Cyber-Physical Systems and their application in modern manufacturing

Robot hand in a laboratory

Fotolia / Zoe

Written by Lieve Van Woensel with Brian Kelly,

CPS are technical systems where networked computers and robots interact with the physical world. Found in a wide range of services and applications, CPS are quickly becoming a part of modern manufacturing processes, making it necessary to examine the impacts they will have in this area.

The Science and Technology Options Assessment (STOA) Panel recently published a study on the ‘Ethics of Cyber-Physical Systems’ (CPS). The study examines seven key areas where Cyber-Physical Systems will have a significant impact, and makes use of information included in a technical briefing paper written by Professor Fred van Houten (University of Twente, The Netherlands) and Chiel Scholten, MSc (Technopolis Group, The Netherlands).

What changes are we going to see in manufacturing?

Use of CPS in manufacturing could result in massive changes to the way the manufacturing process is currently conducted, leading to a fourth industrial revolution, ‘Industry 4.0’. CPS could help manufacturing through the continuous miniaturisation of sensors and actuators, driven through current developments and advances in nanotechnology. As smart manufacturing requires massive amounts of real-time data, gathered through sensors, in order to function, the miniaturisation of sensors will help pave the way for Industry 4.0. The development of smaller sensors, combined with the new internet protocol, IPv6 developed in 2012, allows the sensors to become part of the ‘internet of things’, where everything is interconnected online – a defining feature of Industry 4.0. These changes will lead to radical new manufacturing business models, with data becoming a competitive asset, much as it is for internet firms like Google or Facebook.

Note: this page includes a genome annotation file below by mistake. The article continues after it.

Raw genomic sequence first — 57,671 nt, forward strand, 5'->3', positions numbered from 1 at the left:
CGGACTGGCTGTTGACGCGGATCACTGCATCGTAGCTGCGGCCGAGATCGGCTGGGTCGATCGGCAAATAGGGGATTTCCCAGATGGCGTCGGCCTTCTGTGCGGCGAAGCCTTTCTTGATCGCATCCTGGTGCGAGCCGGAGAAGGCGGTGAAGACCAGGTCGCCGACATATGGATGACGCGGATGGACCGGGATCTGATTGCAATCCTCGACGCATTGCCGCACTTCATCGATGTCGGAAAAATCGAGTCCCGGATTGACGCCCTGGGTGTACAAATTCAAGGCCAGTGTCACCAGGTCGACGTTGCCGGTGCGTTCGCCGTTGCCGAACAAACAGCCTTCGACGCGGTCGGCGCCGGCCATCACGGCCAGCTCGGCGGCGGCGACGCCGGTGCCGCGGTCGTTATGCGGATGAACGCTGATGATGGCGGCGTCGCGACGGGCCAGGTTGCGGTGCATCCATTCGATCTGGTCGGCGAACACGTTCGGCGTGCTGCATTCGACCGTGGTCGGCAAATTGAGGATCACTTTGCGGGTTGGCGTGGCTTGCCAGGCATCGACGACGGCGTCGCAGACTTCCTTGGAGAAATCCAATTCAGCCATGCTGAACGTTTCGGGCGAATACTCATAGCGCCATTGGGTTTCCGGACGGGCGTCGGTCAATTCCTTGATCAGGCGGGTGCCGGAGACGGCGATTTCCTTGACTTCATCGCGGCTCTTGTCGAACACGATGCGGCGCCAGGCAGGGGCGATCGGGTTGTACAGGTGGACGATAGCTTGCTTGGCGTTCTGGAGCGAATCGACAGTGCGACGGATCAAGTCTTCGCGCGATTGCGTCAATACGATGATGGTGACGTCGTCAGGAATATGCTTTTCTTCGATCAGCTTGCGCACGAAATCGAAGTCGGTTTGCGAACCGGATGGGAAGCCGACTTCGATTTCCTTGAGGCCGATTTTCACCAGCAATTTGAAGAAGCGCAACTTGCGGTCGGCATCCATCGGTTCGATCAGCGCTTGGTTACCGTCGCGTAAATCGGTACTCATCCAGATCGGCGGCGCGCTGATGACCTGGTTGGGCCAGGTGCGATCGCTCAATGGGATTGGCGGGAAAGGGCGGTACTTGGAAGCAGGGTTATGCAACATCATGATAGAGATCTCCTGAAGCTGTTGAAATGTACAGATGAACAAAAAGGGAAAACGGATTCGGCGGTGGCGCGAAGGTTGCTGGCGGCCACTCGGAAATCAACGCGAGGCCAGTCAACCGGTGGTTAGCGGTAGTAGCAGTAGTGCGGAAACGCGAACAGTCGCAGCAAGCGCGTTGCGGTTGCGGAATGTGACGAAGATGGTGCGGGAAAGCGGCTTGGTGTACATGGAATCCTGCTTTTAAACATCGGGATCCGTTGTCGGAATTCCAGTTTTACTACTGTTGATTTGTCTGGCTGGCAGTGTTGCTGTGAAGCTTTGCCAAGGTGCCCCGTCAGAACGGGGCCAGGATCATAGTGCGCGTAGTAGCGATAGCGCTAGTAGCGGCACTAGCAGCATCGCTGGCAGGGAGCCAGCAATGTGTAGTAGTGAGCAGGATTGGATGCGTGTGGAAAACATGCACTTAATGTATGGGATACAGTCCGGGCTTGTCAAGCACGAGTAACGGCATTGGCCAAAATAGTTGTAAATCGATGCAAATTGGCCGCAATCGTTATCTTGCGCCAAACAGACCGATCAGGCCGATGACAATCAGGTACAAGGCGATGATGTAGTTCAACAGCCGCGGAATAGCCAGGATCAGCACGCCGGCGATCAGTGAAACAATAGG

What will this do to society?

CPS can contribute to the individualisation of modern society, as advances in CPS could allow for intelligent machines with machine-learning abilities. This, coupled with advances in additive manufacturing, will increasingly allow consumers to customise their products, as shown in this video. As manufacturing becomes easier and more cost-effective, we may face a rise in consumerism. Will these manufacturing developments lead to a further erosion of meaning in the consumption of goods? Will we face higher levels of consumerism than we experience today? These questions will need to be addressed as CPS continue to advance in manufacturing.

How will jobs be affected?

Changes in the field of manufacturing could lead to a major change in the jobs currently associated with manufacturing. Physical labour – and strength – may become less and less important and instead greater emphasis will be placed on an individual’s ability to utilise digital skills. In fact, by 2020, 90% of all jobs will require at least some digital skills. Less physically demanding work could give rise to healthier workers, longer life expectancy, and could increase the age range in which workers will be able to contribute in the manufacturing sector.

What next?

CPS are here to stay and there are many expected benefits from the development of these technologies in relation to manufacturing. Nevertheless, these systems still pose challenges and ethical questions, which cannot be ignored. Overall, the application of CPS in manufacturing promises major benefits to the economy and society. The development of these systems will, however, require changes in legislation to account for the risks that these systems pose, to ensure citizens remain safe and secure in a world shared with CPS.

For more information about CPS check out this STOA video.

Source Article from https://epthinktank.eu/2016/08/23/cyber-physical-systems-and-their-application-in-modern-manufacturing/